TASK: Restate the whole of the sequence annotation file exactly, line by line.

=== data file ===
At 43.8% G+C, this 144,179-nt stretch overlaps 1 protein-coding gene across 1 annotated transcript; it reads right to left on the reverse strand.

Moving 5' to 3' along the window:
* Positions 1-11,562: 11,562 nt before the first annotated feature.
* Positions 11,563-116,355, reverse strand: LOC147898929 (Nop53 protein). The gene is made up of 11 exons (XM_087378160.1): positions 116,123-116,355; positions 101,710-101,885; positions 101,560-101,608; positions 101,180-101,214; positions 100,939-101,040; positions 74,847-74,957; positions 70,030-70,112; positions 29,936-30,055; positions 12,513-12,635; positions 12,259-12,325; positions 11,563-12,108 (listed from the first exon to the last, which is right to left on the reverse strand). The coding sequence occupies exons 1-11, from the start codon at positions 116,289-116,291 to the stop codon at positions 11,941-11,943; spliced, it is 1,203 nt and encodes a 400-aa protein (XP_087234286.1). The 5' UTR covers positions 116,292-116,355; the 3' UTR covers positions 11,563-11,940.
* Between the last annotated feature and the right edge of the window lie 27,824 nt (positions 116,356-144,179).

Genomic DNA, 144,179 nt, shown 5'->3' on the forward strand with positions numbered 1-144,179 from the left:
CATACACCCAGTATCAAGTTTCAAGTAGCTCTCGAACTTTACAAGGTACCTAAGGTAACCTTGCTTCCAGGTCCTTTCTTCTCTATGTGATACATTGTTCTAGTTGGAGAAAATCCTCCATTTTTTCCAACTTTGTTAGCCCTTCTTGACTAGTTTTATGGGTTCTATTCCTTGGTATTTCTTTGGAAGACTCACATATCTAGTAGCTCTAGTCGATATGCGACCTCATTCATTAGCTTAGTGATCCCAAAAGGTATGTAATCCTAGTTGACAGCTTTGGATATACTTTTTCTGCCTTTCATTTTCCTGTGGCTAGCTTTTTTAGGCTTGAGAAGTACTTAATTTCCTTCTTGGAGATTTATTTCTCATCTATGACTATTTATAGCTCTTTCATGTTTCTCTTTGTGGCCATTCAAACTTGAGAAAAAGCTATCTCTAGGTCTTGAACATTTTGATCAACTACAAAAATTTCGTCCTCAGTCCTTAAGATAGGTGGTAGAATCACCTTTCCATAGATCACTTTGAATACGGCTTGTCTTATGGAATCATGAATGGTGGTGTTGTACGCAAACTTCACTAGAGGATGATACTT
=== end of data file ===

At 43.8% G+C, this 144,179-nt stretch overlaps 1 protein-coding gene across 1 annotated transcript; it reads right to left on the reverse strand.

Moving 5' to 3' along the window:
* Positions 1-11,562: 11,562 nt before the first annotated feature.
* Positions 11,563-116,355, reverse strand: LOC147898929 (Nop53 protein). The gene is made up of 11 exons (XM_087378160.1): positions 116,123-116,355; positions 101,710-101,885; positions 101,560-101,608; positions 101,180-101,214; positions 100,939-101,040; positions 74,847-74,957; positions 70,030-70,112; positions 29,936-30,055; positions 12,513-12,635; positions 12,259-12,325; positions 11,563-12,108 (listed from the first exon to the last, which is right to left on the reverse strand). The coding sequence occupies exons 1-11, from the start codon at positions 116,289-116,291 to the stop codon at positions 11,941-11,943; spliced, it is 1,203 nt and encodes a 400-aa protein (XP_087234286.1). The 5' UTR covers positions 116,292-116,355; the 3' UTR covers positions 11,563-11,940.
* Between the last annotated feature and the right edge of the window lie 27,824 nt (positions 116,356-144,179).

Genomic DNA, 144,179 nt, shown 5'->3' on the forward strand with positions numbered 1-144,179 from the left:
CATACACCCAGTATCAAGTTTCAAGTAGCTCTCGAACTTTACAAGGTACCTAAGGTAACCTTGCTTCCAGGTCCTTTCTTCTCTATGTGATACATTGTTCTAGTTGGAGAAAATCCTCCATTTTTTCCAACTTTGTTAGCCCTTCTTGACTAGTTTTATGGGTTCTATTCCTTGGTATTTCTTTGGAAGACTCACATATCTAGTAGCTCTAGTCGATATGCGACCTCATTCATTAGCTTAGTGATCCCAAAAGGTATGTAATCCTAGTTGACAGCTTTGGATATACTTTTTCTGCCTTTCATTTTCCTGTGGCTAGCTTTTTTAGGCTTGAGAAGTACTTAATTTCCTTCTTGGAGATTTATTTCTCATCTATGACTATTTATAGCTCTTTCATGTTTCTCTTTGTGGCCATTCAAACTTGAGAAAAAGCTATCTCTAGGTCTTGAACATTTTGATCAACTACAAAAATTTCGTCCTCAGTCCTTAAGATAGGTGGTAGAATCACCTTTCCATAGATCACTTTGAATACGGCTTGTCTTATGGAATCATGAATGGTGGTGTTGTACGCAAACTTCACTAGAGGATGATACTT